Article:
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Danhong Zhu, Jamie Hsiung, David R Hinton; Effect of Dexamethasone on Polarized H9RPE Cells. Invest. Ophthalmol. Vis. Sci. 2014;55(13):3441.
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The transplantation of embryonic stem cell-derived polarized RPE monolayers to restore the lost or dysfunctional RPE is a promising new treatment for age-related macular degeneration (AMD), however, immune rejection remains to be the biggest challenge for long term survival of those implanted allogeneic cells. Dexamethasone (DEX), a widely used synthetic corticosteroid, is known to inhibit allogeneic immune rejection, but also promote cell death in several cell types. This study is to investigate the effect and potential side-effect of DEX on polarized RPE cells derived from the H9 embryonic stem cell line (H9-RPE).
RPE cells derived from H9 human embryonic stem cells were cultured on substrates for 4 weeks to form a polarized monolayer; the polarized RPE monolayer was then treated with different concentrations (0, 10, 100 nM) of DEX for a month. Live/dead cell staining, quantitative PCR, immunofluorescent staining, and ELISA were used to examine the cell viability, the changes of mRNA and protein expression levels of RPE signature genes and apoptosis related genes.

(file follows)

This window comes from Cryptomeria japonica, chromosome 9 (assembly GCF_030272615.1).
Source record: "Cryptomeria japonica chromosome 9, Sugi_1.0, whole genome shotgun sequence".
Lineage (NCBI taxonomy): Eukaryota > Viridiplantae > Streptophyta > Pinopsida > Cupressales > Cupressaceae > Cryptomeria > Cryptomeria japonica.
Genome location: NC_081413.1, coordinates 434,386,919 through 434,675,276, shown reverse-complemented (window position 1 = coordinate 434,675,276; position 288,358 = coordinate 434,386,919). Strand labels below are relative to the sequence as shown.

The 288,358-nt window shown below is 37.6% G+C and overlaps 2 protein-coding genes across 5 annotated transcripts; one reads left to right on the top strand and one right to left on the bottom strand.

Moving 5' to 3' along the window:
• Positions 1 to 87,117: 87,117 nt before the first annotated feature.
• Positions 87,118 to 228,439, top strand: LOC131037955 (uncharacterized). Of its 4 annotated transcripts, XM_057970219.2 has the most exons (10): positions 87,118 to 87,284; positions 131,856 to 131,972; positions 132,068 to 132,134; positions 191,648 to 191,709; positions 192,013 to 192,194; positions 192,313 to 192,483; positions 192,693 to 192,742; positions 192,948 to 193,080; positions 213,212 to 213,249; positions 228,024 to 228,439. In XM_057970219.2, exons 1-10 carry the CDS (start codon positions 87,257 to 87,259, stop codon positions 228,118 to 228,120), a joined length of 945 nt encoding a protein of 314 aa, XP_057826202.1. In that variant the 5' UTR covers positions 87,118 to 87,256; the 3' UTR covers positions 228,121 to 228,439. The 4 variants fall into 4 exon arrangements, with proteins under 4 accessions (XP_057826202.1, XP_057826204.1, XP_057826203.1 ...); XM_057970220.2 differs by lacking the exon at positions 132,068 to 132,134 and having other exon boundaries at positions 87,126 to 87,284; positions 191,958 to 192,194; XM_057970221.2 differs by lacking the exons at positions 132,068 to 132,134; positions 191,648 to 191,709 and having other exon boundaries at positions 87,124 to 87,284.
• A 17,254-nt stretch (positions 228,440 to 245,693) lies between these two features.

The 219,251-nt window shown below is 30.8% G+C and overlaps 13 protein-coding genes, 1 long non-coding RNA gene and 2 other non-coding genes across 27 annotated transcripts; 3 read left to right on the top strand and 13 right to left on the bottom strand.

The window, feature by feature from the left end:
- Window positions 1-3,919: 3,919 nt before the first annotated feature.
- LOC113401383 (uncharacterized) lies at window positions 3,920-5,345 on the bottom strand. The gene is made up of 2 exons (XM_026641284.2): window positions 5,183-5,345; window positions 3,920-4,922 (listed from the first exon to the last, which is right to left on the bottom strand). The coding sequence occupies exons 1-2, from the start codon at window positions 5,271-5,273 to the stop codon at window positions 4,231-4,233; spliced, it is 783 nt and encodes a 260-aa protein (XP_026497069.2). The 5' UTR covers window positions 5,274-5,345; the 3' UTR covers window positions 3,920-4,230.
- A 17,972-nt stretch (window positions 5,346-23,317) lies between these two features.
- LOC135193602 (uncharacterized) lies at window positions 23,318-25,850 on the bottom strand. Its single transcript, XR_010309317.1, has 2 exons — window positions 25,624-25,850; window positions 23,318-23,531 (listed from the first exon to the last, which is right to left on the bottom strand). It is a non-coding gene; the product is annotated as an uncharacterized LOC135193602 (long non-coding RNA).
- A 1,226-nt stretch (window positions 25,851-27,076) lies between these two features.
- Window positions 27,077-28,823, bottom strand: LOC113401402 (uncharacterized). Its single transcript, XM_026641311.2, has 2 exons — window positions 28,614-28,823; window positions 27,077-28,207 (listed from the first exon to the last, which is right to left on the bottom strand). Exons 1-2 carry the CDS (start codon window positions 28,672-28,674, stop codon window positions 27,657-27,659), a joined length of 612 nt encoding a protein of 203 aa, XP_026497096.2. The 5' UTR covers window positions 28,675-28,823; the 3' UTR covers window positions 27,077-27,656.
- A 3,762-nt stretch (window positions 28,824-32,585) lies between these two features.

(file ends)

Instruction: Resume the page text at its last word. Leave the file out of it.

After DEX treatment, significantly increased cell death was observed in non-polarized H9RPE cells, but not in polarized H9RPE cells, as compared to non-DEX treated corresponding control cells. The polarized RPE cells kept their hexagonal shape and integrity of tight junctions after long term DEX treatment. The expression level of RPE signature genes, such as RPE65, PMEL and PEDF had no significant difference in DEX treated polarized H9RPE cells, as compared to non-DEX treated control cells.
Although it may increase non-polarized RPE cell death, DEX does not impose adverse effects on polarized RPE cells.
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